A decade in the making, Louvre Abu Dhabi draws crowd as diverse as UAE

Traditional Emirati dancers perform at the entrance of the Louvre Museum during its public opening in Abu Dhabi on Saturday. (AP)
Updated 11 November 2017
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A decade in the making, Louvre Abu Dhabi draws crowd as diverse as UAE

ABU DHABI: The Louvre Abu Dhabi opened its doors to the public on Saturday, after a decade-long wait, drawing a crowd as diverse as the cosmopolitan UAE itself.
Long lines of people on Saturday thronged the new museum, which encompasses work from both the East and West.
Hundreds of Emiratis along with Asian, European and Arab expatriates, some dressed in shorts, others in flowing Arabic robes, roamed through the vast museum to see famous works from the Paris institution, and pieces from Middle Eastern civilizations alike.
The Louvre Abu Dhabi, the first museum to bear the Louvre name outside France, presents around 600 pieces in a modern, light-filled structure in harmony with its desert-island setting.
More than a decade in the making, a VIP inauguration was held on Wednesday, with French President Emmanuel Macron among the first visitors.
Flagged as “the first universal museum in the Arab world,” it sits on the low-lying Saadiyat Island, a developing tourism and culture hub 500 meters off the coast of the UAE capital.
Abu Dhabi’s conservative mores can be felt in the pieces on show. The museum’s artwork offers a brief history of the world and its major religions, and it does not shy away from Judaism.
The modernist museum, designed by French architect Jean Nouvel, sits under a honeycombed dome of eight layers of Arab-style geometric shapes.
It draws the lapping waters of the Arabian Gulf into its outer corridors, allowing individual beams of light that pass through the roof to strike the surface.
Under a 30-year agreement, France provides expertise, lends works of art and organizes temporary exhibitions — in return for $1.16 billion.
The Louvre in France takes a 400-million-euro share of that sum for the use of its name up to 2037.
For the next 10 years, the Paris museum will lend works to its Abu Dhabi partner on a voluntary basis, for a maximum of two years.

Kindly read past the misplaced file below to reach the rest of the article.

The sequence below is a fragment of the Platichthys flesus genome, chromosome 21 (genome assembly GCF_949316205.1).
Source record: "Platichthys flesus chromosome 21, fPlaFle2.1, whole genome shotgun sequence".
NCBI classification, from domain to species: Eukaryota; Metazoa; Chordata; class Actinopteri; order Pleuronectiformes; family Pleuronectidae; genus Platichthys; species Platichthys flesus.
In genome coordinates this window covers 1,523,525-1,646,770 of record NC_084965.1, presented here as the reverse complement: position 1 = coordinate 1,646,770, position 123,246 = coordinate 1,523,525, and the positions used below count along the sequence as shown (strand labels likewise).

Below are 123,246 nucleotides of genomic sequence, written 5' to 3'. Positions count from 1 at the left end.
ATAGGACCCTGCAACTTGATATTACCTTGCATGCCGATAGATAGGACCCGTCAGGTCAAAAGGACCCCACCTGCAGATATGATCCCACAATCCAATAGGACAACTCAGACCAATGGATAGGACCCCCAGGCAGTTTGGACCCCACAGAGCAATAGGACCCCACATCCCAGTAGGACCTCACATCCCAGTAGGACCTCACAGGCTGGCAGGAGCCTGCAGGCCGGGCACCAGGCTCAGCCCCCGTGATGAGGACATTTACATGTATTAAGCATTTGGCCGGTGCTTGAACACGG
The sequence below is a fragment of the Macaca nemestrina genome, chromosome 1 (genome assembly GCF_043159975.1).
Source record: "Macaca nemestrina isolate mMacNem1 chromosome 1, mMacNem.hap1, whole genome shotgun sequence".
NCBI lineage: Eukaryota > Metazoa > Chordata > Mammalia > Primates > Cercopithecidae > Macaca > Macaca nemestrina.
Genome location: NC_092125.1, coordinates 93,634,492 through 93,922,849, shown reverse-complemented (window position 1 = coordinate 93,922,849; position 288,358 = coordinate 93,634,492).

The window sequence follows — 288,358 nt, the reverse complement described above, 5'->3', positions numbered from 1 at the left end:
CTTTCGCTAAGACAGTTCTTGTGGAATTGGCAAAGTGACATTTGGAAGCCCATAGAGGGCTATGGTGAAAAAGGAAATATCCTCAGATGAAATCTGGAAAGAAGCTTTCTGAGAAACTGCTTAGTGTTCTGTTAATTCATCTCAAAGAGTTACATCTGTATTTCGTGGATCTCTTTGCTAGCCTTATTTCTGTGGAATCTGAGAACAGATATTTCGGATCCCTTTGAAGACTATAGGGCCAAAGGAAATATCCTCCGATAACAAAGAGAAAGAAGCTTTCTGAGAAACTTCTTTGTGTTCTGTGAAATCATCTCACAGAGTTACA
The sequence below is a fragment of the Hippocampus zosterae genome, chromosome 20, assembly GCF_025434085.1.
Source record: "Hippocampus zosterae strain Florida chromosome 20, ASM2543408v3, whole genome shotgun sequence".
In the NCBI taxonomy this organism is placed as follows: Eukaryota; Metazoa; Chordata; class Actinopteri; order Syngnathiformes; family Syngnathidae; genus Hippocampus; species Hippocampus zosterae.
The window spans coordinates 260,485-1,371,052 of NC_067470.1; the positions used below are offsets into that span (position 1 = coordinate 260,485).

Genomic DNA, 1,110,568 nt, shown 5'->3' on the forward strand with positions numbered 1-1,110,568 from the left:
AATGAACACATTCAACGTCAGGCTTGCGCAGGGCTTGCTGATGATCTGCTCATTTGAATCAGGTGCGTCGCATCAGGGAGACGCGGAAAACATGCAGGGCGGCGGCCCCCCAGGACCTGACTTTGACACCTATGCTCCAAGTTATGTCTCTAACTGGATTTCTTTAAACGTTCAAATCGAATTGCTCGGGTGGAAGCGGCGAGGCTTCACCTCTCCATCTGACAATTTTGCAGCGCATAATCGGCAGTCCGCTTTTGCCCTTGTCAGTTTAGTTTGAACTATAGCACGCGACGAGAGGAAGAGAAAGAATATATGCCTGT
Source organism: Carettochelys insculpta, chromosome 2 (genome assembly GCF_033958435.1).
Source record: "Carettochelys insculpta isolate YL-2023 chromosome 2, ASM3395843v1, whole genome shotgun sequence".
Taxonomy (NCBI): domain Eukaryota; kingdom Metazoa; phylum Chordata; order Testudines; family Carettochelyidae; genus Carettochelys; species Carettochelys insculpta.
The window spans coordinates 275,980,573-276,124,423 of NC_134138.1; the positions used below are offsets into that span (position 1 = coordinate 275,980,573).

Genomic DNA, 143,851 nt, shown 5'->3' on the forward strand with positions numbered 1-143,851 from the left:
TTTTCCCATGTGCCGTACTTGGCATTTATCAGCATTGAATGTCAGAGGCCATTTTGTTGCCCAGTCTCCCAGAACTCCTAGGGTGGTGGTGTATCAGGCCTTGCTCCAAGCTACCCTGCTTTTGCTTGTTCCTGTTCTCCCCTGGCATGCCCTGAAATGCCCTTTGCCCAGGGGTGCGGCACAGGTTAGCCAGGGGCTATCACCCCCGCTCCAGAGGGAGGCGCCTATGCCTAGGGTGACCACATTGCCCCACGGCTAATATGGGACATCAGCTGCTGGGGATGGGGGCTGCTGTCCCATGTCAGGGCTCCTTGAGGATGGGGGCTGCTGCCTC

For its permanent collection, the museum has acquired hundreds of pieces, dating from the earliest Mesopotamian civilizations to the present day.
The vast project prides itself as “the first museum of its kind in the Arab world: A universal museum that focuses on shared human stories across civilizations and cultures.”


King Abdul Aziz Foundation archives around 6,000 interviews with Saudis

Researching and recording oral histories can give a sense of cultural value. (Photo/Social media)
Updated 22 October 2018
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King Abdul Aziz Foundation archives around 6,000 interviews with Saudis

  • Darah assigned a number of specialized teams to carry out visits to the Kingdom’s different regions

RIYADH: The Oral History Center of the King Abdul Aziz Foundation for Research and Archives (Darah) has archived around 6,000 interviews with Saudi nationals past and present, said the Saudi Press Agency.
The Saudi Oral History Center was established in 1997. It was the third of its kind in the world, after the United States and Britain.
Darah hosts millions of books, recordings, photographs, maps and manuscripts and is considered the main source of Saudi national history inside the Kingdom, and abroad through the Oral History Center.
Darah assigned a number of specialized teams to carry out visits to the Kingdom’s different regions, speak to citizens about their histories, study sources of national history, and document the accounts of those who directly or indirectly contributed to the Kingdom’s history.
It conducted audio-visual interviews with many contemporaries and witnesses, and transcribed them, and investigated those stories based on scientific and technical protocols. It did this in cooperation with universities and international centers specializing in oral history, and with national and regional institutions interested in oral history and heritage.
Darah sees oral history — a precise account from eyewitnesses, or reported contemporary accounts — as an important resource. Many Western countries place great emphasis on oral histories and have established specialized centers to record and preserve such accounts.
The Foundation also considers oral histories a useful tool that can fill gaps left in recorded history, especially regarding personal histories of families.
Researching and recording oral histories can also provide the elderly with a sense of value and bring generations closer together.